Water is a basic necessity of life. Since two thirds of the Earth is covered by water, the Earth is also called the blue planet and the watery planet.[notes 1] The hydrosphere plays an important role in the existence of the atmosphere in its present form. Oceans are important in this regard. When the Earth was formed it had only a very thin atmosphere rich in hydrogen and helium similar to the present atmosphere of Mercury. Later the gases hydrogen and helium were expelled from the atmosphere. The gases and water vapor released as the Earth cooled became its present atmosphere. Other gases and water vapor released by volcanoes also entered the atmosphere. As the Earth cooled the water vapor in the atmosphere condensed and fell as rain. The atmosphere cooled further as atmospheric carbon dioxide dissolved into the rain water. In turn, this further caused water vapor to condense and fall as rain. This rain water filled the depressions on the Earth's surface and formed the oceans. It is estimated that this occurred about 4000 million years ago. The first life forms began in the oceans. These organisms did not breathe oxygen. Later, when cyanobacteria evolved, the process of conversion of carbon dioxide into food and oxygen began. As a result, Earth's atmosphere has a distinctly different composition from that of other planets and allowed for life to evolve on Earth.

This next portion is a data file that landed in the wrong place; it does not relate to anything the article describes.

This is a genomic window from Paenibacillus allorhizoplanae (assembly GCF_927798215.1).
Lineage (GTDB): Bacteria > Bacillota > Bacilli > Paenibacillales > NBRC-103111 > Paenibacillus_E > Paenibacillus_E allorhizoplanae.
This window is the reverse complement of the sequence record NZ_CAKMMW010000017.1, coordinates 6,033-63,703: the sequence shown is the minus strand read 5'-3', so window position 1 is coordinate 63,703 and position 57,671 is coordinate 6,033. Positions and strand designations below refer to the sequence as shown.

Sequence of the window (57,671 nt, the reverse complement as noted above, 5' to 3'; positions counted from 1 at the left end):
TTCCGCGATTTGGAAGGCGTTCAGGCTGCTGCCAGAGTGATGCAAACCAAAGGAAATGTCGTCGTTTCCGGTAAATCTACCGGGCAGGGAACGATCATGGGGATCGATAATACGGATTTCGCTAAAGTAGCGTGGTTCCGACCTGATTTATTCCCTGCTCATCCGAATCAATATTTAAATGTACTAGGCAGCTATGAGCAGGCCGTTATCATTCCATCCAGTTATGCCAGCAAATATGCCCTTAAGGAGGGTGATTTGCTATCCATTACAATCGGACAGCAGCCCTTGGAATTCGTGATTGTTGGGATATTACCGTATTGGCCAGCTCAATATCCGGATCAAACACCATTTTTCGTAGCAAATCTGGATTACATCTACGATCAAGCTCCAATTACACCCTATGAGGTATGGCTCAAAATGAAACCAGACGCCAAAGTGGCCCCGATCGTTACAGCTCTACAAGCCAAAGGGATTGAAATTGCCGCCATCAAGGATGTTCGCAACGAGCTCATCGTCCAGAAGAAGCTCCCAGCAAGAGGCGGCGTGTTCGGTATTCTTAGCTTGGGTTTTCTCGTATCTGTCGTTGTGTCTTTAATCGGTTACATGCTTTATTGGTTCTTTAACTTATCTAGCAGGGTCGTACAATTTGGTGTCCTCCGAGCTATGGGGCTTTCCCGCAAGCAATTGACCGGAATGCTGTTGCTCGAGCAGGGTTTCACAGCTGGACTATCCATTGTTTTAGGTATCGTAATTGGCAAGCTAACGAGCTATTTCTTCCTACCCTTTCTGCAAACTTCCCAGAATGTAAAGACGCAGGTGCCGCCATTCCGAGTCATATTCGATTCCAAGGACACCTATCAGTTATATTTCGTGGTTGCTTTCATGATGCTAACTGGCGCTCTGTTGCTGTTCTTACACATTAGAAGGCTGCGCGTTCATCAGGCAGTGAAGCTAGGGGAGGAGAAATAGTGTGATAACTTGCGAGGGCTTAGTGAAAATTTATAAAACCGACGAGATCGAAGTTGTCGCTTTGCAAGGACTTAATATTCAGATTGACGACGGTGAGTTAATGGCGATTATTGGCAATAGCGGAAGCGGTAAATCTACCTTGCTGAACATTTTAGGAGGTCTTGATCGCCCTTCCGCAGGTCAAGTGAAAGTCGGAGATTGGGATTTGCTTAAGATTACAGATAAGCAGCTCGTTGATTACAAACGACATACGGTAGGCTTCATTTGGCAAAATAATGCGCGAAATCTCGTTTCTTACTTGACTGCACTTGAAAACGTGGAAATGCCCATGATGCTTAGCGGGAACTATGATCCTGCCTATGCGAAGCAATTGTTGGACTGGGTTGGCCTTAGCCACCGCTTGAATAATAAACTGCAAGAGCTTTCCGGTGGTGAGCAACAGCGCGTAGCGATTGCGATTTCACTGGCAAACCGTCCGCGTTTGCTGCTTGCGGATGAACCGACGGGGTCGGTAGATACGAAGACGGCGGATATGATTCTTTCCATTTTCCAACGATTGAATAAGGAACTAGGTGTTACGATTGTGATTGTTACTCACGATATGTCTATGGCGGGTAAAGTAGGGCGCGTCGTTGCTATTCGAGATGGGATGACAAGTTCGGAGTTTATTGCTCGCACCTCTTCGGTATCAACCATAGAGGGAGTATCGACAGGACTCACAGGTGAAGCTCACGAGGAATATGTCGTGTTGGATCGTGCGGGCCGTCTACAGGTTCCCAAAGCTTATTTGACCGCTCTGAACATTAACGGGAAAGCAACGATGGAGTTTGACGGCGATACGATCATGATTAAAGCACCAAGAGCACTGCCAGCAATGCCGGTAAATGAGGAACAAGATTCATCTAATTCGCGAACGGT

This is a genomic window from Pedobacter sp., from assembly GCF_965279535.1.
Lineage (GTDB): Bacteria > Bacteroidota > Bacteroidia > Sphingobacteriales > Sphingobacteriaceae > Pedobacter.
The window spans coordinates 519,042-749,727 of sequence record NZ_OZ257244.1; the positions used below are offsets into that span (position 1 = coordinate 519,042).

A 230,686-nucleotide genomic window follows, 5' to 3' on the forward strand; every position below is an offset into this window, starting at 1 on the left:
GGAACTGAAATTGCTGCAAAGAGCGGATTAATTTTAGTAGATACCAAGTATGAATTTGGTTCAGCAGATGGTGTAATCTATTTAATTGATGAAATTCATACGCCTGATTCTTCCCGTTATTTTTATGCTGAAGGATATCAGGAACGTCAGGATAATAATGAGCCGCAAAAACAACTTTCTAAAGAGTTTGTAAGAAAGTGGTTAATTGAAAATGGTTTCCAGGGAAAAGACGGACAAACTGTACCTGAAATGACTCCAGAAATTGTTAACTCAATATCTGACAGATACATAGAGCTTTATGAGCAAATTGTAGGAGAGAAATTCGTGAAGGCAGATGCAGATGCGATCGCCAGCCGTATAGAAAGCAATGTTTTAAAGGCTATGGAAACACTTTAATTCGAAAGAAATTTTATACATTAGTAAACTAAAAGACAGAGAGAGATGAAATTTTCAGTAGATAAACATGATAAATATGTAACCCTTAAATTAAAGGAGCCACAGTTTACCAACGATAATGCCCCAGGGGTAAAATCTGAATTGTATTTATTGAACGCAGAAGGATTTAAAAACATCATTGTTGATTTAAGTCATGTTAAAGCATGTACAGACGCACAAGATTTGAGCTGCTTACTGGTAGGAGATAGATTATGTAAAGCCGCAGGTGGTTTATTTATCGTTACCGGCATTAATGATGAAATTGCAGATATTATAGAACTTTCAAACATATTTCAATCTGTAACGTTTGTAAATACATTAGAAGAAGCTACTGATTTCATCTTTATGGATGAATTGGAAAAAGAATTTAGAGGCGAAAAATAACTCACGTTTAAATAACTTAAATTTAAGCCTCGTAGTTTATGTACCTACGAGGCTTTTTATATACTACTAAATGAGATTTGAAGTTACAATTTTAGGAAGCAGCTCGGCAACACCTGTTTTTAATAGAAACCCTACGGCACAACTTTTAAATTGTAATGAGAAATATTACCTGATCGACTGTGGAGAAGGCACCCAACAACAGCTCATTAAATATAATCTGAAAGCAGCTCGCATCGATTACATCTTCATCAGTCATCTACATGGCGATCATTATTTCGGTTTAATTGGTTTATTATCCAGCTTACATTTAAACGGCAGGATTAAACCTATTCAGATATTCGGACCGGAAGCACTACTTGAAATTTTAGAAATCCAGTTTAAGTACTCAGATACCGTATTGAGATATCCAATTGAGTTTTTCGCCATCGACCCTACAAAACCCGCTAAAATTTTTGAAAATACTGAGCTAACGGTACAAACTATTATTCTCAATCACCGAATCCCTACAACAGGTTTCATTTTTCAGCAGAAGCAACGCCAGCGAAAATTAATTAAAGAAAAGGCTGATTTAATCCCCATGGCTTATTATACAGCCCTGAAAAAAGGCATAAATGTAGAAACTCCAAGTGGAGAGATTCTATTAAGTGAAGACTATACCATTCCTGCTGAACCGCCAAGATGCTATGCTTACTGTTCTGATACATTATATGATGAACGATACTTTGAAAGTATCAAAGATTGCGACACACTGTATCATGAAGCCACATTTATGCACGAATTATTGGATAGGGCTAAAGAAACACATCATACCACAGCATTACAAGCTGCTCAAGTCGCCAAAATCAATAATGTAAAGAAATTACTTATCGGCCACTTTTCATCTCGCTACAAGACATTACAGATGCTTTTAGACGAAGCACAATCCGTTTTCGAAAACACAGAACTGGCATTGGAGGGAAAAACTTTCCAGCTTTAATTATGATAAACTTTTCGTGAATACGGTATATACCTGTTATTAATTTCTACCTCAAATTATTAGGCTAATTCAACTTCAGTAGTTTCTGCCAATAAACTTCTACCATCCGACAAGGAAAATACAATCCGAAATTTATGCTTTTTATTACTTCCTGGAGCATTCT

Human activity has had an impact on the water cycle. Infrastructure, like dams, have a clear, direct impact on the water cycle by blocking and redirecting water pathways. Human caused pollution has changed the biogeochemical cycles of some water systems, and climate change has significantly altered weather patterns.[13] Water withdrawals have exponentially increased because of agriculture, state and domestic use, and infrastructure.[14]

Recharging reservoirs

According to Igor A. Shiklomanov, it takes 2500 years for the complete recharge and replenishment of oceanic waters, 10,000 years for permafrost and ice, 1500 years for deep groundwater and mountainous glaciers, 17 years in lakes, and 16 days in rivers.[9]

Specific fresh water availability